Accident Zeppelin LZ.32 L.7,
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ASN Wikibase Occurrence # 870
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Date:Thursday 4 May 1916
Type:Zeppelin LZ.32
Owner/operator:Kaiserliche Marine (Imperial German Navy)
Registration: L.7
MSN: LZ.32
Fatalities:Fatalities: 11 / Occupants: 18
Aircraft damage: Destroyed
Location:North Sea, North of Horns Rev, about 10 miles off Blåvands Huk -   Denmark
Phase: Combat
Departure airport:Tønder, Denmark
Destination airport:Tønder, Denmark
Confidence Rating: Information is only available from news, social media or unofficial sources
4th May 1916 - Zeppelin L7 (MSN LZ.32) of the Kaiserliche Marine (Imperial German Navy) was brought down by British cruiser fire from HMS Phaeton and HMS Galatea off Horns Riff and finally destroyed by submarine E31. Of 18 occupants of the airship, 11 died. I haven't found much on her war record but I did find that she took part in the 24th April 1916 raid on Yarmouth and Lowestoft on the East coast of the UK. According to a contemporary newspaper report ("Eccles Journal", May 12th 1916):

Eccles Man in Submarine Action

The remarkably successful exploit of the British Submarine E31 in recently bringing down the German Zeppelin L7 on the Schleswig coast acquires an added interest in Eccles from the fact that an Eccles man had a share in it, and has written an interesting description. Stoker William McKnight, whose sisters live at 89 Trafford Rd, writes: “ Last week was the most exciting week I have ever had in my life. We had the luck of the devil with us. Our boat, a submarine, brought down and destroyed a Zeppelin and brought seven of the crew back with us. The map will show how far exactly we were from Germany when it happened. When you look at it, it does seem rather a hot-headed thing to do, but you know the old saying that there is nothing impossible to the British Navy. After we had polished off the Zeppelin we made for our base so that we could get rid of the prisoners, and were sailing merrily along in the middle of the night when we espied a fast German cruiser, not a hundred yards away, making to cut us in halves. Owing to our officers giving the correct order at the correct second they were spoiled in their attempt to ram us. Our boat altered course, our bows swung round and the two boats stopped side by side with not twenty yards between us. The next thing we had to do was to jump down the conning tower, close the hatch and dive the boat. During the couple of minutes it took to do that, the cruiser was blazing shells at us, but owing to their rotten gunnery we managed to get down, and only one of the shells hit us, and that wasn’t in a vital place. The people who understand the thing properly cannot make out how we managed to get clear away. But there it is. The job’s a good one. Britain still rules the waves, so its not a bit of use worrying is it?....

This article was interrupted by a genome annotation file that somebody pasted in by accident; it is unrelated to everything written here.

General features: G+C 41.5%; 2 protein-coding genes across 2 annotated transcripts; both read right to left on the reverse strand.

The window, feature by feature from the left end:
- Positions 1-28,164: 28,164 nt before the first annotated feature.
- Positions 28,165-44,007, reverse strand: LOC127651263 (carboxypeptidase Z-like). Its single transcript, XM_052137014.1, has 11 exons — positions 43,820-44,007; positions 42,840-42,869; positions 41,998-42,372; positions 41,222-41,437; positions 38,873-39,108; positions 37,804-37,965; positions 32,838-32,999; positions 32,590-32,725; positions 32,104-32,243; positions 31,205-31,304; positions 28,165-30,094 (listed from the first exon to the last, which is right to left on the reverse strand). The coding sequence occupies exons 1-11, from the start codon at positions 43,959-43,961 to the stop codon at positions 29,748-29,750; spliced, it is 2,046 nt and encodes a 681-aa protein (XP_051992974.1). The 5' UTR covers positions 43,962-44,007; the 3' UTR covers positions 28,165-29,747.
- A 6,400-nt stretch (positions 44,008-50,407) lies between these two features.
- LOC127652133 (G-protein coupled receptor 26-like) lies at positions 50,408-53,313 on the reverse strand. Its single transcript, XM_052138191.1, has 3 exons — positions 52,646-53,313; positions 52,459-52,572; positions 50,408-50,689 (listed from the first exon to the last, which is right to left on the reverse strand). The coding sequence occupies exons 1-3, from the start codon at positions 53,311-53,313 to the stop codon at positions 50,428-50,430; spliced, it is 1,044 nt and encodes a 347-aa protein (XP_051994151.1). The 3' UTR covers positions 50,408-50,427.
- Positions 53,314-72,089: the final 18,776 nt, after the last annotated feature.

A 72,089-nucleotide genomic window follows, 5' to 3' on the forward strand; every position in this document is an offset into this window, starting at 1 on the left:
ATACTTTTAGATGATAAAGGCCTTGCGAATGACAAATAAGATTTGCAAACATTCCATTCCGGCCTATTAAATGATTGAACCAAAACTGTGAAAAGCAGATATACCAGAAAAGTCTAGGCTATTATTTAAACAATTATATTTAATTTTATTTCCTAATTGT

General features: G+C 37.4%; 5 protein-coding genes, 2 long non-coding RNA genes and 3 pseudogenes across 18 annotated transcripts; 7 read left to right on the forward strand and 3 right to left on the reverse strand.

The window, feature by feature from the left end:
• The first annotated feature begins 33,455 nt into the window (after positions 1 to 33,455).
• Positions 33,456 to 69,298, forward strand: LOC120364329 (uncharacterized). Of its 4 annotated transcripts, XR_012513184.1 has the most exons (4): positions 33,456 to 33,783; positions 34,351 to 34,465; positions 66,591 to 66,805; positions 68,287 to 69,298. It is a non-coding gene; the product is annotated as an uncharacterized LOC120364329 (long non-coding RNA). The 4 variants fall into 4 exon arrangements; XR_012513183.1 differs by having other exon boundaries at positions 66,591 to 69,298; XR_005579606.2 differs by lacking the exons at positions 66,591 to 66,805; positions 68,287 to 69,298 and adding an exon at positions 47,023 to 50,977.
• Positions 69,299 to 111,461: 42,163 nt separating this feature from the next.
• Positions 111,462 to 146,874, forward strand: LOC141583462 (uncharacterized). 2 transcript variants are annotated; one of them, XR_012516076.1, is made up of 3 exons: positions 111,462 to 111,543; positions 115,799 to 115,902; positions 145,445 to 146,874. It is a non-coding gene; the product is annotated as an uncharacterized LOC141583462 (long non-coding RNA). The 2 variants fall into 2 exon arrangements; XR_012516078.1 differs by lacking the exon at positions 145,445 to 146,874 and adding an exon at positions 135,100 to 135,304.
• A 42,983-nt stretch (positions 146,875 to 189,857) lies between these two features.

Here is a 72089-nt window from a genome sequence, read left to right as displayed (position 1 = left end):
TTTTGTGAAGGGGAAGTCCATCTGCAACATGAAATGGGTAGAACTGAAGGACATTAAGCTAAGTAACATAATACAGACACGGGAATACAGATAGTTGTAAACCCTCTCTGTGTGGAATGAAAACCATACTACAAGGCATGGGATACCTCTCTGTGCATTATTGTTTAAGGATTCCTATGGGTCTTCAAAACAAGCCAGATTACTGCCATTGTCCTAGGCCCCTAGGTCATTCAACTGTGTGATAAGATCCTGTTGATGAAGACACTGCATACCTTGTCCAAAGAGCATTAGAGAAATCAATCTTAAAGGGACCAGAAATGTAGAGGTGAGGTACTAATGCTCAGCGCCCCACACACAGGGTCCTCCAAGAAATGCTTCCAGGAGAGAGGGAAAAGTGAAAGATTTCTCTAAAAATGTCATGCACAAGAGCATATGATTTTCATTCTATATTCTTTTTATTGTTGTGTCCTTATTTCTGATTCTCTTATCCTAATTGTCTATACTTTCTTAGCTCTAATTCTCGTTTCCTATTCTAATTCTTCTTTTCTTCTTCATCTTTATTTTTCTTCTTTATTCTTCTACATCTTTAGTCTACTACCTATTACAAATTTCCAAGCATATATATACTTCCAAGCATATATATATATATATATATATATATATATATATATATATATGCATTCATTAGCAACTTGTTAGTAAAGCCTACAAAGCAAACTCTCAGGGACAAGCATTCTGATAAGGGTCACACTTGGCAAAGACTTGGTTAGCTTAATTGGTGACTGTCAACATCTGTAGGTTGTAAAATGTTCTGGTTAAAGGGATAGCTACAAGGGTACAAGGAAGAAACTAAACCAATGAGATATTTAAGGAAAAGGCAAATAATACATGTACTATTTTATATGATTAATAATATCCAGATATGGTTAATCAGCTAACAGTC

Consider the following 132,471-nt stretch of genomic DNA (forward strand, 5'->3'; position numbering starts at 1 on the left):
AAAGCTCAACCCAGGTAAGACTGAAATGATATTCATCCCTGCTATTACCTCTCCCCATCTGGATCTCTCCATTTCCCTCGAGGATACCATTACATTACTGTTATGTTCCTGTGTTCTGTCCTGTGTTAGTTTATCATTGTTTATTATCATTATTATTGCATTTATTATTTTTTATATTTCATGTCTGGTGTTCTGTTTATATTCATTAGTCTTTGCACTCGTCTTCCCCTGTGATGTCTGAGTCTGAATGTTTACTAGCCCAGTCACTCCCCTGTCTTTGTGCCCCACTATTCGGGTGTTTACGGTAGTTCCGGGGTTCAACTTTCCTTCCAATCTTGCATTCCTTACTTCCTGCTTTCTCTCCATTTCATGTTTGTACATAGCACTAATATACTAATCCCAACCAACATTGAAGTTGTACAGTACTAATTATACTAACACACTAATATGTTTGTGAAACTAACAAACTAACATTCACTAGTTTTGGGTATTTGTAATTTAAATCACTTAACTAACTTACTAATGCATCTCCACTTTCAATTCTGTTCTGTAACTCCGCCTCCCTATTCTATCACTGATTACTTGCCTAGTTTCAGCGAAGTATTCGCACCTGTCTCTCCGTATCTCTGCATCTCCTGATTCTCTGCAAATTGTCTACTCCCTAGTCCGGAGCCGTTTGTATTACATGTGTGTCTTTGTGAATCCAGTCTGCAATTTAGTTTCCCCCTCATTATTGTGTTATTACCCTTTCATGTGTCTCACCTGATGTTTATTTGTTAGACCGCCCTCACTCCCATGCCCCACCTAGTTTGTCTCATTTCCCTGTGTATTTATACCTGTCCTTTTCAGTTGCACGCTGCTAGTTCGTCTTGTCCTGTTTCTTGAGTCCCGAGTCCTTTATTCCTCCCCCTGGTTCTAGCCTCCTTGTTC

The Zeppelin men may be brave men when they are sailing over dear old England on a dark night dropping bombs on women and children, but after we had blown them out of their old sausage machine they were glad to beg and plead with us to save their lives. We killed 11 during the ‘argument’ and brought seven back for ‘curios’.”

Stoker McKnight, who will be 25 at the end of the month, is married. He joined the Navy seven years ago, and has experienced some of the perils and excitements encountered by our senior service. He has been on the E31, one of the newest of the submarines, since November, but in the early days of the war he took part in the battle of the Chilean coast whilst on H.M.S. Suffolk, whose sister ship, the H.M.S. Good Hope, was sunk with the Monmouth. He has also seen service in various submarines. One of his exploits, and he has escaped very narrowly from several, was in action on the Suffolk against the famous German cruiser Karlsruhe."

NOTE: Although this incident was hailed as a famous British Naval victory, the exact location was mid-reported (or Anglicised) as "Horns Riff". As the above contemporary newspaper report indicates, this location was off the "Schleswig Coast" ("Schleswig Coast" = Schleswig Holstein, Germany). The incident actually took place at HORNS REV, a shallow sandy reef of glacial deposits in the eastern North Sea, about 15 km/10 miles off the westernmost point of Denmark, Blåvands Huk (at approximate coordinates 55°31′47″N 7°54′22″E). An offshore "Wind Farm" (wind turbines generating electricity) now occupies the site



Revision history:

23-Jan-2008 05:00 ASN archive Added
24-Jan-2008 09:12 JINX Updated
14-Nov-2009 09:33 Jumble Updated
25-Oct-2011 12:54 harro Updated [Phase, Source, Embed code, Narrative]
13-Feb-2017 20:39 Dr.John Smith Updated [Location, Departure airport, Source, Embed code, Narrative]
13-Feb-2017 20:41 Dr.John Smith Updated [Source]
13-Feb-2017 20:42 Dr.John Smith Updated [Source, Narrative]
25-Nov-2018 19:26 Dr.John Smith Updated [Operator]
29-Nov-2018 17:18 Dr.John Smith Updated [Operator]
07-Dec-2018 01:18 Dr.John Smith Updated [Time, Cn, Location, Country, Destination airport, Source, Narrative]

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